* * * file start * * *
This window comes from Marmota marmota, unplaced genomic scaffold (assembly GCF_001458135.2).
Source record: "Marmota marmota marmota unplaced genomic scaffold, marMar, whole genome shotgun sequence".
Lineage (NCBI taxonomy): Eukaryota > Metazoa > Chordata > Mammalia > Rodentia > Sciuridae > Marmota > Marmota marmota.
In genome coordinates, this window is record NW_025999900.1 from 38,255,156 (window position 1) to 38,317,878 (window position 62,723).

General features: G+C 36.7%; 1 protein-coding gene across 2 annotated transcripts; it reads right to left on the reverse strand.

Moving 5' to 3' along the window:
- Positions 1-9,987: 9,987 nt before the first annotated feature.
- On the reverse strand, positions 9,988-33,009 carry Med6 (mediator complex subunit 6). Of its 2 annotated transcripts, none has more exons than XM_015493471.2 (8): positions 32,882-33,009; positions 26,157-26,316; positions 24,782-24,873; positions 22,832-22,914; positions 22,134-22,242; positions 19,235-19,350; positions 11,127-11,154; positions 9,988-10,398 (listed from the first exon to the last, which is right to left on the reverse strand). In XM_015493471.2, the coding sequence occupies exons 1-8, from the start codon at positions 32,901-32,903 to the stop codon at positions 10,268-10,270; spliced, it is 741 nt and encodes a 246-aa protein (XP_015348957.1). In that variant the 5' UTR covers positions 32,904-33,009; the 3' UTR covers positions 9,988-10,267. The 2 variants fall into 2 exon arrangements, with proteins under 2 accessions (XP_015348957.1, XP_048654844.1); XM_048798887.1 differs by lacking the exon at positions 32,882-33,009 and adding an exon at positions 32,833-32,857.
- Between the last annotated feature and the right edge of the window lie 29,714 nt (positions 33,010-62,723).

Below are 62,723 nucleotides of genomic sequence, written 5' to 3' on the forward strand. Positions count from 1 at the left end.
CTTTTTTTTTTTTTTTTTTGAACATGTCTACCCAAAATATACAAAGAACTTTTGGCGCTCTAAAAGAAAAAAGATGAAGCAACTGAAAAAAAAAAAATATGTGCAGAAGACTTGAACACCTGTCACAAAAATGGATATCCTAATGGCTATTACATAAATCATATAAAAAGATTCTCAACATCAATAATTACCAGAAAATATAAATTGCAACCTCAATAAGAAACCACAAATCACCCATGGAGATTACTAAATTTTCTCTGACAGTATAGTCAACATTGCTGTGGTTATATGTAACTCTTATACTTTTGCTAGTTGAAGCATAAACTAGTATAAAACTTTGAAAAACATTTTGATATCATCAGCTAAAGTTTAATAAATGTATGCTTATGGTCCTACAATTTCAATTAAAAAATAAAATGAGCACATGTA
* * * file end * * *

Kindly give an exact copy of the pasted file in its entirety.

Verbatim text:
This window comes from Marmota marmota, unplaced genomic scaffold (assembly GCF_001458135.2).
Source record: "Marmota marmota marmota unplaced genomic scaffold, marMar, whole genome shotgun sequence".
Lineage (NCBI taxonomy): Eukaryota > Metazoa > Chordata > Mammalia > Rodentia > Sciuridae > Marmota > Marmota marmota.
In genome coordinates, this window is record NW_025999900.1 from 38,255,156 (window position 1) to 38,317,878 (window position 62,723).

General features: G+C 36.7%; 1 protein-coding gene across 2 annotated transcripts; it reads right to left on the reverse strand.

Moving 5' to 3' along the window:
- Positions 1-9,987: 9,987 nt before the first annotated feature.
- On the reverse strand, positions 9,988-33,009 carry Med6 (mediator complex subunit 6). Of its 2 annotated transcripts, none has more exons than XM_015493471.2 (8): positions 32,882-33,009; positions 26,157-26,316; positions 24,782-24,873; positions 22,832-22,914; positions 22,134-22,242; positions 19,235-19,350; positions 11,127-11,154; positions 9,988-10,398 (listed from the first exon to the last, which is right to left on the reverse strand). In XM_015493471.2, the coding sequence occupies exons 1-8, from the start codon at positions 32,901-32,903 to the stop codon at positions 10,268-10,270; spliced, it is 741 nt and encodes a 246-aa protein (XP_015348957.1). In that variant the 5' UTR covers positions 32,904-33,009; the 3' UTR covers positions 9,988-10,267. The 2 variants fall into 2 exon arrangements, with proteins under 2 accessions (XP_015348957.1, XP_048654844.1); XM_048798887.1 differs by lacking the exon at positions 32,882-33,009 and adding an exon at positions 32,833-32,857.
- Between the last annotated feature and the right edge of the window lie 29,714 nt (positions 33,010-62,723).

Below are 62,723 nucleotides of genomic sequence, written 5' to 3' on the forward strand. Positions count from 1 at the left end.
CTTTTTTTTTTTTTTTTTTGAACATGTCTACCCAAAATATACAAAGAACTTTTGGCGCTCTAAAAGAAAAAAGATGAAGCAACTGAAAAAAAAAAAATATGTGCAGAAGACTTGAACACCTGTCACAAAAATGGATATCCTAATGGCTATTACATAAATCATATAAAAAGATTCTCAACATCAATAATTACCAGAAAATATAAATTGCAACCTCAATAAGAAACCACAAATCACCCATGGAGATTACTAAATTTTCTCTGACAGTATAGTCAACATTGCTGTGGTTATATGTAACTCTTATACTTTTGCTAGTTGAAGCATAAACTAGTATAAAACTTTGAAAAACATTTTGATATCATCAGCTAAAGTTTAATAAATGTATGCTTATGGTCCTACAATTTCAATTAAAAAATAAAATGAGCACATGTA